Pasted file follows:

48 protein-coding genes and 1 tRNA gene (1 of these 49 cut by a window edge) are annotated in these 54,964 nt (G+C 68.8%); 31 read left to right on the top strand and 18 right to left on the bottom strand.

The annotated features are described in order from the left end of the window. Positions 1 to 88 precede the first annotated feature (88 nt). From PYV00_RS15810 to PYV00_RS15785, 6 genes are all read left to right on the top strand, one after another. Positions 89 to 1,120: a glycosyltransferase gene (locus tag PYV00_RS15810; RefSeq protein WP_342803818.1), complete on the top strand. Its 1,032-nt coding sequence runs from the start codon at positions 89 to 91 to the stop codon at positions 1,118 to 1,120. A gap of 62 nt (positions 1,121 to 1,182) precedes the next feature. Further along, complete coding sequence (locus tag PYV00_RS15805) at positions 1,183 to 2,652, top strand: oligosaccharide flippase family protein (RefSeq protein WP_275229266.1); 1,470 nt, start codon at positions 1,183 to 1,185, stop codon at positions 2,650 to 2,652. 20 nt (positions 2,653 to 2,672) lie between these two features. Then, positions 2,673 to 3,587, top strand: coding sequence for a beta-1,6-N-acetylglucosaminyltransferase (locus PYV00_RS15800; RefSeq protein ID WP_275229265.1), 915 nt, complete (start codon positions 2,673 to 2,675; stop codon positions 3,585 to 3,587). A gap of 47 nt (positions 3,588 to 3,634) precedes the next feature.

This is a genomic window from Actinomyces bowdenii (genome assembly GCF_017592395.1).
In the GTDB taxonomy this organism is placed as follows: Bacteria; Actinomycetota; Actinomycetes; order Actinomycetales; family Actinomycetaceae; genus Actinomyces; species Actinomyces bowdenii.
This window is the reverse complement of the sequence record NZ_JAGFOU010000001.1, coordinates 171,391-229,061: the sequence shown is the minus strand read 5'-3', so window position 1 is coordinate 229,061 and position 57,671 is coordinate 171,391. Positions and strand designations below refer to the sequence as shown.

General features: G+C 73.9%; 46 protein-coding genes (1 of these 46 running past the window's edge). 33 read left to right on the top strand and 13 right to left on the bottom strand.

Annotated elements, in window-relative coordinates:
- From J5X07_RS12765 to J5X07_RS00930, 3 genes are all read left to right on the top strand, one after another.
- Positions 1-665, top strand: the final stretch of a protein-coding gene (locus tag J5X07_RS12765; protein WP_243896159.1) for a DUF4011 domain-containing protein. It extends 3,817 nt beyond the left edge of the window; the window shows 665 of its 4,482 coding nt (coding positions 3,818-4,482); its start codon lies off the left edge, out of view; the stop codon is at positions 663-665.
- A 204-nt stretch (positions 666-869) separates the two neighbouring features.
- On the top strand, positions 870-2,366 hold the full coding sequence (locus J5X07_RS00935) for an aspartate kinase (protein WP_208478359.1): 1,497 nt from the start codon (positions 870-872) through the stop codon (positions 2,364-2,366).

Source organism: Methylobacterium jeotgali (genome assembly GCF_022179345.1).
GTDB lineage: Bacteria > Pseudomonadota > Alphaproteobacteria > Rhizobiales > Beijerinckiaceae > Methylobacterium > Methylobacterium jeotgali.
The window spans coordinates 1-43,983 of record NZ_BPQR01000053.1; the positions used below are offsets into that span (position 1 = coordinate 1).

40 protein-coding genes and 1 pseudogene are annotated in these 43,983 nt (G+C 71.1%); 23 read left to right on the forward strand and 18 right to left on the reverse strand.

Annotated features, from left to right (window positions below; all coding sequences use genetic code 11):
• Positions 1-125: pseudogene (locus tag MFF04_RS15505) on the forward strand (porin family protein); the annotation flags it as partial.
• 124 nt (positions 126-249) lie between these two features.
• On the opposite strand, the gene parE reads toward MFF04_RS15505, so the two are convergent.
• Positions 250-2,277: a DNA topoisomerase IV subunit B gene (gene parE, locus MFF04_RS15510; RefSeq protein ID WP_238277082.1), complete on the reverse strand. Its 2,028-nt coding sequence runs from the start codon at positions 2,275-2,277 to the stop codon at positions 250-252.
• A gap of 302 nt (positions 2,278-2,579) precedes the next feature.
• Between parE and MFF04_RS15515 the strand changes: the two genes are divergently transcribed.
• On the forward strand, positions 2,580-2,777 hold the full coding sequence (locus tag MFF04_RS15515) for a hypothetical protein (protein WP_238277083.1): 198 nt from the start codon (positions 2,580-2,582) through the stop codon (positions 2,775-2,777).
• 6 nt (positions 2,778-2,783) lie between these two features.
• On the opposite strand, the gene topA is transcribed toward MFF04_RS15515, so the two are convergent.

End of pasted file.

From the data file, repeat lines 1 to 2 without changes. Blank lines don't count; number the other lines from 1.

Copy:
48 protein-coding genes and 1 tRNA gene (1 of these 49 cut by a window edge) are annotated in these 54,964 nt (G+C 68.8%); 31 read left to right on the top strand and 18 right to left on the bottom strand.

The annotated features are described in order from the left end of the window. Positions 1 to 88 precede the first annotated feature (88 nt). From PYV00_RS15810 to PYV00_RS15785, 6 genes are all read left to right on the top strand, one after another. Positions 89 to 1,120: a glycosyltransferase gene (locus tag PYV00_RS15810; RefSeq protein WP_342803818.1), complete on the top strand. Its 1,032-nt coding sequence runs from the start codon at positions 89 to 91 to the stop codon at positions 1,118 to 1,120. A gap of 62 nt (positions 1,121 to 1,182) precedes the next feature. Further along, complete coding sequence (locus tag PYV00_RS15805) at positions 1,183 to 2,652, top strand: oligosaccharide flippase family protein (RefSeq protein WP_275229266.1); 1,470 nt, start codon at positions 1,183 to 1,185, stop codon at positions 2,650 to 2,652. 20 nt (positions 2,653 to 2,672) lie between these two features. Then, positions 2,673 to 3,587, top strand: coding sequence for a beta-1,6-N-acetylglucosaminyltransferase (locus PYV00_RS15800; RefSeq protein ID WP_275229265.1), 915 nt, complete (start codon positions 2,673 to 2,675; stop codon positions 3,585 to 3,587). A gap of 47 nt (positions 3,588 to 3,634) precedes the next feature.